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The Great Green Sea Control Fleet

US Navy ships in the Pacific Ocean, courtesy of U.S. Navy/fotopedia

This article was originally published May 12 2014 by War on the Rocks.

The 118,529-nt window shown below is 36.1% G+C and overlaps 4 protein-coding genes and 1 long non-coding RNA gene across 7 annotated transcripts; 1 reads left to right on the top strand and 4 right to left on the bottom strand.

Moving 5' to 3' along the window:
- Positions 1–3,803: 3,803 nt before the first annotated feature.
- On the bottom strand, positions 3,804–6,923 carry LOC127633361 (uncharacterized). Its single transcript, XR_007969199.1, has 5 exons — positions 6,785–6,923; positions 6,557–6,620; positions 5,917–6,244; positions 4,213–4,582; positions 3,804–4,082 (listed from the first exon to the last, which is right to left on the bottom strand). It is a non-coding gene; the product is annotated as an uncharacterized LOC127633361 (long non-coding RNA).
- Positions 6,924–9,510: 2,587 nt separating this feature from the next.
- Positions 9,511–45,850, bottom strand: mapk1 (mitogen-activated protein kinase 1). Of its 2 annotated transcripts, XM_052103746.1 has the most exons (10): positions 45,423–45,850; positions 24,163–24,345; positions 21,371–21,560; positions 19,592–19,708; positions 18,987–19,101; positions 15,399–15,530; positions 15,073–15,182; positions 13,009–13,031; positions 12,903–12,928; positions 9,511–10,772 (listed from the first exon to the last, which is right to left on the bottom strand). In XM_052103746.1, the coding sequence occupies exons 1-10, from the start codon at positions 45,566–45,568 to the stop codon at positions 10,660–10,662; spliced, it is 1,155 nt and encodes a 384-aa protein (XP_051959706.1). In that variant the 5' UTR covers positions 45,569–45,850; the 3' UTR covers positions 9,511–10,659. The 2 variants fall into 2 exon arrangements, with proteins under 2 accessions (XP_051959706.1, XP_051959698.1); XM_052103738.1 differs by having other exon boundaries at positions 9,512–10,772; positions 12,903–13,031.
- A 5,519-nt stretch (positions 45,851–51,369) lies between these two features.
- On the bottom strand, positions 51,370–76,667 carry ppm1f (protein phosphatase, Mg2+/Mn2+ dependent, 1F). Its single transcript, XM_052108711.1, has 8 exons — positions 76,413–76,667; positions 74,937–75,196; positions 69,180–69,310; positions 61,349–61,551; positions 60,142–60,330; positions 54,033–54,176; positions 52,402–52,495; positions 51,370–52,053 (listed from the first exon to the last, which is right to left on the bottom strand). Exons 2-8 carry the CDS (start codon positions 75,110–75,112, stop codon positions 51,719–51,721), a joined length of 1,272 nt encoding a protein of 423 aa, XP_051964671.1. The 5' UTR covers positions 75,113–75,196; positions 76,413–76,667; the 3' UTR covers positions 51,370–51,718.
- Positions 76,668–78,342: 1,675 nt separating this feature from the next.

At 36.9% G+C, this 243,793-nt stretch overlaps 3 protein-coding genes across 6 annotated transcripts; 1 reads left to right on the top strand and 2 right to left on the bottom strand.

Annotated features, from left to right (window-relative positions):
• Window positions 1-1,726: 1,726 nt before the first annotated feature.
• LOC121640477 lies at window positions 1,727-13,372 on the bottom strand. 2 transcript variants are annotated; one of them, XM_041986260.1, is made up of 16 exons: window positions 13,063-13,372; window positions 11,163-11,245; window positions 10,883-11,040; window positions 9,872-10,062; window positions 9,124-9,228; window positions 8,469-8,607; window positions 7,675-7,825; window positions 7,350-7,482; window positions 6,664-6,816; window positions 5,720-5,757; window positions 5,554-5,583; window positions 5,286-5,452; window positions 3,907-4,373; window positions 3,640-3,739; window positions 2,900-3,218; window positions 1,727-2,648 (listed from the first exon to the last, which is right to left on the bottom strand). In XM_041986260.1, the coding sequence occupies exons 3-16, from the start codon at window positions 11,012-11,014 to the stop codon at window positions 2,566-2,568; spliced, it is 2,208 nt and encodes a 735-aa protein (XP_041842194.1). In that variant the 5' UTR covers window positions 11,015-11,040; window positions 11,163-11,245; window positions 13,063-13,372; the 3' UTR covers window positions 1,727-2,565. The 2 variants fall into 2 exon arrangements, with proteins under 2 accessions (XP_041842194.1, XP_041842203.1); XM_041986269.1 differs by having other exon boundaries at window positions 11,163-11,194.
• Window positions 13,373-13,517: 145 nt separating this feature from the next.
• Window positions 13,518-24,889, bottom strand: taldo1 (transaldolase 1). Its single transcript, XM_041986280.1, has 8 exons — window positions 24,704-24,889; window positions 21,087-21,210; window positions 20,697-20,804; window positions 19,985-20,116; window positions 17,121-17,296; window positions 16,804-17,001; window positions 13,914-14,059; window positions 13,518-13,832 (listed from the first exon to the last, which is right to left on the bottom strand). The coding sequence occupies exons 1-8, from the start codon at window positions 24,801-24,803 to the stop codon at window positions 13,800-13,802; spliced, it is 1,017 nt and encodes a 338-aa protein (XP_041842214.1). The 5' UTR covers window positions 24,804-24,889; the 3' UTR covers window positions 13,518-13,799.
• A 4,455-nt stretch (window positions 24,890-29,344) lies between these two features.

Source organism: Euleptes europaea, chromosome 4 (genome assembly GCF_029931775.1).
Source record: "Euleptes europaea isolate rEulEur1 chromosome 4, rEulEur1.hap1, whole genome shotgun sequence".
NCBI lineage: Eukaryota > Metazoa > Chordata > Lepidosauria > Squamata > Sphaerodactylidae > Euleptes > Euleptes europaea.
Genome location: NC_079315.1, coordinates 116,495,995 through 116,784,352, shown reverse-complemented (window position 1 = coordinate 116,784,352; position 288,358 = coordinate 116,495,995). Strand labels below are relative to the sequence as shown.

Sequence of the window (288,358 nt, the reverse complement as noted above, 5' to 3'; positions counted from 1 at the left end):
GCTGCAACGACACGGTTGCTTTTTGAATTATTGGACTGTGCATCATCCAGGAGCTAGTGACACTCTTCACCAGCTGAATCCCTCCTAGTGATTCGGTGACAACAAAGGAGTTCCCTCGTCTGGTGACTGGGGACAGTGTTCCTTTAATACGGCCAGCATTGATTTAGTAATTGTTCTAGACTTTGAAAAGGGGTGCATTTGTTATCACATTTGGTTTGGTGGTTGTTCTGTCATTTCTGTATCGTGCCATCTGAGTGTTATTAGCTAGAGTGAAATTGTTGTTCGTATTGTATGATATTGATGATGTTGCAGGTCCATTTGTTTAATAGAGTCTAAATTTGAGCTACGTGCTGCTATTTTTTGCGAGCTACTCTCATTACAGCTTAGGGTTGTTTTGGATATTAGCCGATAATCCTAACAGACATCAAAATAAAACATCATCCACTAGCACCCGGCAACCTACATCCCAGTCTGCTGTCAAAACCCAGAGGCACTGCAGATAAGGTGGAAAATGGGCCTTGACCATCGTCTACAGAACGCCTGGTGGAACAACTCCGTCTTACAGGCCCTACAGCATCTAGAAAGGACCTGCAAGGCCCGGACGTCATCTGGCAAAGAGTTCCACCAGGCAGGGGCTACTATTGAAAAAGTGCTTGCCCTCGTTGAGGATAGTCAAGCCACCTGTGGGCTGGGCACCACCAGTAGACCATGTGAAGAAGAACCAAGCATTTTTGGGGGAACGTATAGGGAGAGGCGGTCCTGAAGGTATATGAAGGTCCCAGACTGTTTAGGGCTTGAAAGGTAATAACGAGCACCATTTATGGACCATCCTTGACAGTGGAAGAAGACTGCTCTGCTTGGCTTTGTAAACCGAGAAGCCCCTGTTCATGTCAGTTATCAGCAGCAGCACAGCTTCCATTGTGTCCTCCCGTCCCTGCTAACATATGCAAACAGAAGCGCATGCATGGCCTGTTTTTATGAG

The recent announcement that the Navy Research Lab (NRL) had successfullyconverted seawater into fuel was greeted by hyperbolic claims that this “game changer” was going to allow the Navy to “say goodbye to oil.”As impressive a scientific feat as this was, the Navy has a very long way to go from flying a model plane powered by molecularly restructured seawater around a field to powering a sizeable portion of the non-nuclear fleet. This research was the latest in a series of milestones achieved in pursuance of what the Navy calls the “Great Green Fleet.” The objective is to reduce oil consumption by 50% and utilize alternative energy for 50% of the Navy’s energy requirements by 2020, a goal that even many supporters find aggressive. The aims of the seawater-to-fuel program are to make it possible for the fleet to remain 100% operational by eliminating the need for ships to come into port to fuel, and to avoid logistical nightmares resulting from the fact that a large portion of petroleum comes from unstable areas and must flow through some of the world’s major chokepoints, such as the Strait of Hormuz.